Antimicrobial Chemotherapy

  • Neu H
  • Gootz T
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The earliest evidence of successful chemotherapy is from ancient Peru, where the Indians used bark from the cinchona tree to treat malaria. Other substances were used in ancient China, and we now know that many of the poultices used by primitive peoples contained antibacterial and antifungal substances. Modern chemotherapy has been dated to the work of Paul Ehrlich in Germany, who sought systematically to discover effective agents to treat trypanosomiasis and syphilis. He discovered p-rosaniline, which has antitrypanosomal effects, and arsphenamine, which is effective against syphilis. Ehrlich postulated that it would be possible to find chemicals that were selectively toxic for parasites but not toxic to humans. This idea has been called the "magic bullet" concept. It had little success until the 1930s, when Gerhard Domagk discovered the protective effects of prontosil, the forerunner of sulfonamide. Ironically, penicillin G was discovered fortuitously in 1929 by Fleming, who did not initially appreciate the magnitude of his discovery. In 1939 Florey and colleagues at Oxford University again isolated penicillin. In 1944 Waksman isolated streptomycin and subsequently found agents such as chloramphenicol, tetracyclines, and erythromycin in soil samples. By the 1960s, improvements in fermentation techniques and advances in medicinal chemistry permitted the synthesis of many new chemotherapeutic agents by molecular modification of existing compounds. Progress in the development of novel antibacterial agents has been great, but the development of effective, nontoxic antifungal and antiviral agents has been slow. Amphotericin B, isolated in the 1950s, remains an effective antifungal agent, although newer agents such as fluconazole are now widely used. Nucleoside analogs such as acyclovir have proved effective in the chemotherapy of selected viral infections.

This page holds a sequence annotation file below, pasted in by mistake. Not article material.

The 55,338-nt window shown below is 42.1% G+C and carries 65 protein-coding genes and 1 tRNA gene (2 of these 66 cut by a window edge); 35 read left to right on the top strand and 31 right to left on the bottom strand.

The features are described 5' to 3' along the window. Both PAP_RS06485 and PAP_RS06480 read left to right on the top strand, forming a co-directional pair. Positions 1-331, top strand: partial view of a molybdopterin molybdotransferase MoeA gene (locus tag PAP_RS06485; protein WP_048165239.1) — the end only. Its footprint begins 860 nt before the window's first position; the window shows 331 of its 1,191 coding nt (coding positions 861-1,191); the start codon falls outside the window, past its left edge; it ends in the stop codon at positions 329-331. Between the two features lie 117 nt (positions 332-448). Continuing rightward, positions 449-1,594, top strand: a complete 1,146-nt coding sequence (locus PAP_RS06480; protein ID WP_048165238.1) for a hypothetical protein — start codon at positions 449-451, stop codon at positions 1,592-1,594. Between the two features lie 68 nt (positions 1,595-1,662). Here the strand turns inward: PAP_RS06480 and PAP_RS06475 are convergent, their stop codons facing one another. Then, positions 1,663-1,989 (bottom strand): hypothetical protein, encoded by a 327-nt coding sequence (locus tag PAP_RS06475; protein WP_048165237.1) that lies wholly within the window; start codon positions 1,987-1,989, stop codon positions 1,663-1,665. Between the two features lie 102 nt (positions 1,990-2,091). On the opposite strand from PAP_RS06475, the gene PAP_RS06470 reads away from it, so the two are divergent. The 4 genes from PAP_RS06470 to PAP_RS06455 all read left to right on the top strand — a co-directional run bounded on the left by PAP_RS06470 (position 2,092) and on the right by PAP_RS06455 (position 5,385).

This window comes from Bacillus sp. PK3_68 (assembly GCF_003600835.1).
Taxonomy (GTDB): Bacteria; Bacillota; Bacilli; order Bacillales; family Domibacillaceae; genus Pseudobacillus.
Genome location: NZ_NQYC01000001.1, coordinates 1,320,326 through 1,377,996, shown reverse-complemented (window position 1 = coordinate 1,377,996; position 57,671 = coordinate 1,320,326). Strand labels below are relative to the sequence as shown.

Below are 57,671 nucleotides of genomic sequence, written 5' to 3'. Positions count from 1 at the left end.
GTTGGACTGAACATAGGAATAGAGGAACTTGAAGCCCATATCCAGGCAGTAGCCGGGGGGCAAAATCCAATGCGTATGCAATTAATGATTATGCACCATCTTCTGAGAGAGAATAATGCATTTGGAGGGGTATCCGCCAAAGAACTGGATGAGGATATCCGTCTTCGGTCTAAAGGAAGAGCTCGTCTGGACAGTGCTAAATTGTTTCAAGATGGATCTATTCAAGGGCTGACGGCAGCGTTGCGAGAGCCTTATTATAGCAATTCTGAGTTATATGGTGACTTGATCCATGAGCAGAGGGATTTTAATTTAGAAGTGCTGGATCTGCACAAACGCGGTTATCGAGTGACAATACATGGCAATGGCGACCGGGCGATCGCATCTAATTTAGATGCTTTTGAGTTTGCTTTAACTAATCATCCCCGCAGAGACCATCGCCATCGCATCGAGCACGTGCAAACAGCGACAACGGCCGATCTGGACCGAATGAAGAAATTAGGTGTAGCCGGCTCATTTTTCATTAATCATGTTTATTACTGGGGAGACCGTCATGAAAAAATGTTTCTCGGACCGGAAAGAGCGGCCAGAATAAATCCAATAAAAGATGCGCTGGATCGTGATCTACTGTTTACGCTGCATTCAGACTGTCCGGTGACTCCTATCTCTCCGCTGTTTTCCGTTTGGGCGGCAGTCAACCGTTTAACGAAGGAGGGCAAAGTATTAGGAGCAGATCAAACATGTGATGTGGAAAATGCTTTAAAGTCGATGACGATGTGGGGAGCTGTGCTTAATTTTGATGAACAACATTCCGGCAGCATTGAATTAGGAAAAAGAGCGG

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  • Harold C Neu

  • Thomas D Gootz

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